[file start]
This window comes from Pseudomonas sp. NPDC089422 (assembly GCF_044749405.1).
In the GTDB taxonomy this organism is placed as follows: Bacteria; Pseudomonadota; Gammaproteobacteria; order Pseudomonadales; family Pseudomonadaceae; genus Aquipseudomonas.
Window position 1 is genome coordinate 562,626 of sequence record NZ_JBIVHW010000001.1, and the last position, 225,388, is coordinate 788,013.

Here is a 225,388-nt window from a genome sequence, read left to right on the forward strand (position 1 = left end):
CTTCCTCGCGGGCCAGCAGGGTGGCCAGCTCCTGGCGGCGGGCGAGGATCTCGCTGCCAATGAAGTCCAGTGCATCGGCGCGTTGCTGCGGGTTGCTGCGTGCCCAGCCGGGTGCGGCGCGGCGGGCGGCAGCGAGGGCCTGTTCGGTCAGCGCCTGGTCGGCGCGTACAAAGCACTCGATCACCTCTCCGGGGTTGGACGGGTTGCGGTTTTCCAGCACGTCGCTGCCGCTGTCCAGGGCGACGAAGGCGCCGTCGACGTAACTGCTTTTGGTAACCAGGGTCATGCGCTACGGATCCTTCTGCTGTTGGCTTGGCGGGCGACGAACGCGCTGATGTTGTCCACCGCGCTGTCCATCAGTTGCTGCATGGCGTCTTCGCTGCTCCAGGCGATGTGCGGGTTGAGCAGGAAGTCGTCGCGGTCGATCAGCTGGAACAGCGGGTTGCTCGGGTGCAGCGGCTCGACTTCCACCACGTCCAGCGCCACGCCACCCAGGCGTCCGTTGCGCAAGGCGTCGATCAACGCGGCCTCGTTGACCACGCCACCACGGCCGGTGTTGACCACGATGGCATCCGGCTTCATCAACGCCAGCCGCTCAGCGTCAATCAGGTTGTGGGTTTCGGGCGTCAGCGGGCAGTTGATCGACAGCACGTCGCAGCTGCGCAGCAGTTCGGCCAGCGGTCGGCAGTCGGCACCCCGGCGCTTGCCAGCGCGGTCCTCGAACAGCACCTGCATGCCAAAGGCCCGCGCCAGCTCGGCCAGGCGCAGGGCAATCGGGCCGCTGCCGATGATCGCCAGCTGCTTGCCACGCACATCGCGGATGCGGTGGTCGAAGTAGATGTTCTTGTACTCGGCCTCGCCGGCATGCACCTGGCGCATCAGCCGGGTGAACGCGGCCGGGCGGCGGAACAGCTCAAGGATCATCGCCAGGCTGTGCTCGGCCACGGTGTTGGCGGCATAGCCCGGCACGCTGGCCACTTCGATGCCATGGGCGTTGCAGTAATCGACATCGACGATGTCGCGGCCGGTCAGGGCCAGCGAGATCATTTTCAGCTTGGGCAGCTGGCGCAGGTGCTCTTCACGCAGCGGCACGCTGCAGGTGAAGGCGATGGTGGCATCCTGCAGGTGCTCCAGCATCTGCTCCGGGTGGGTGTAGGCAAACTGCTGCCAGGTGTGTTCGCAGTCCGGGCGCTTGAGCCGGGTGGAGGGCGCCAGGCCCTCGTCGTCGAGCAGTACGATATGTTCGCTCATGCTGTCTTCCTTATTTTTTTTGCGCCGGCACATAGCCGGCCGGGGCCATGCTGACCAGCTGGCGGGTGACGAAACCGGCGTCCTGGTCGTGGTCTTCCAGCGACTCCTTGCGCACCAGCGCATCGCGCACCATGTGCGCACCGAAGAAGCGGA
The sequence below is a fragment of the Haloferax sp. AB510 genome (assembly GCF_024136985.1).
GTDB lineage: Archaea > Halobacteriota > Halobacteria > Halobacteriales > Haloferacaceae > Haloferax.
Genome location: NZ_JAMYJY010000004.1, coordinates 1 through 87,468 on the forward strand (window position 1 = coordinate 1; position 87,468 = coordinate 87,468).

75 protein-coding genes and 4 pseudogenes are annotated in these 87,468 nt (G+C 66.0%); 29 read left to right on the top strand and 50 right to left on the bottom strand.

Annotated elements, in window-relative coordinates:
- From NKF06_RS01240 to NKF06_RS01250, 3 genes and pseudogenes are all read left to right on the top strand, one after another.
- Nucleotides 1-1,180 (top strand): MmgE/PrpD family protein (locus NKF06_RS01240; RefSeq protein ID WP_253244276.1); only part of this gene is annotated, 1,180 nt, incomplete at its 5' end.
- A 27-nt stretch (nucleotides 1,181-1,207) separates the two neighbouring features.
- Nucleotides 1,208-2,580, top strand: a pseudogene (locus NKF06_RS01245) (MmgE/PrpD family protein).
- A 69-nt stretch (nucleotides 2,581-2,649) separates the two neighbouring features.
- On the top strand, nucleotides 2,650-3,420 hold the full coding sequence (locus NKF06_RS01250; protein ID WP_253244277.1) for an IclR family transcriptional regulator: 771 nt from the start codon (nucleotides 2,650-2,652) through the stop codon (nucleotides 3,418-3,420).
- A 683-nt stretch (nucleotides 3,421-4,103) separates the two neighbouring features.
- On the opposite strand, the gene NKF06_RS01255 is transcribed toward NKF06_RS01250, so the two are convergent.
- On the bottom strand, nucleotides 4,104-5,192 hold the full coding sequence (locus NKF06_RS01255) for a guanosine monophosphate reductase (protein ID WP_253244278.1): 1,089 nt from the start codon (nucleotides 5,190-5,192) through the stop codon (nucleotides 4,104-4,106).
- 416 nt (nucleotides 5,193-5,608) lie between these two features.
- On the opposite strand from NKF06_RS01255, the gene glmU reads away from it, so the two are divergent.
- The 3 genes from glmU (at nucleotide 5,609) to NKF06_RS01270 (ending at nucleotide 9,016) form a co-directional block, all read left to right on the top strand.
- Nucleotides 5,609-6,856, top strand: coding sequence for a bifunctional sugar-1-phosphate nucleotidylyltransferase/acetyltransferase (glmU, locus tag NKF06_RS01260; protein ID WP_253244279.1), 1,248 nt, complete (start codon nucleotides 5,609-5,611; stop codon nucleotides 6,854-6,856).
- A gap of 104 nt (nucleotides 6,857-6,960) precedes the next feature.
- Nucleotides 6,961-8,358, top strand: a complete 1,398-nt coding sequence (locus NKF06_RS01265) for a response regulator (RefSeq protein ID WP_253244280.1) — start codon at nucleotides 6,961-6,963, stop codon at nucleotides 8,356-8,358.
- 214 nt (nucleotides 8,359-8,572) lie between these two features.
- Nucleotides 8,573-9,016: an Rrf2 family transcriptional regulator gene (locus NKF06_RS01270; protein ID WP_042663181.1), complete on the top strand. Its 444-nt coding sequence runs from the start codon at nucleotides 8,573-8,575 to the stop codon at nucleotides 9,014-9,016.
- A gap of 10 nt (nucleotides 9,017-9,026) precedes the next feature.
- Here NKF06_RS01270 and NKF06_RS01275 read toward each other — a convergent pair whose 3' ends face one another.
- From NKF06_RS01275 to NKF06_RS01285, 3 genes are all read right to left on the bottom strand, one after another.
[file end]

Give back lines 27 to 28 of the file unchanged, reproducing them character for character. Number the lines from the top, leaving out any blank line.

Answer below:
- Nucleotides 8,573-9,016: an Rrf2 family transcriptional regulator gene (locus NKF06_RS01270; protein ID WP_042663181.1), complete on the top strand. Its 444-nt coding sequence runs from the start codon at nucleotides 8,573-8,575 to the stop codon at nucleotides 9,014-9,016.
- A gap of 10 nt (nucleotides 9,017-9,026) precedes the next feature.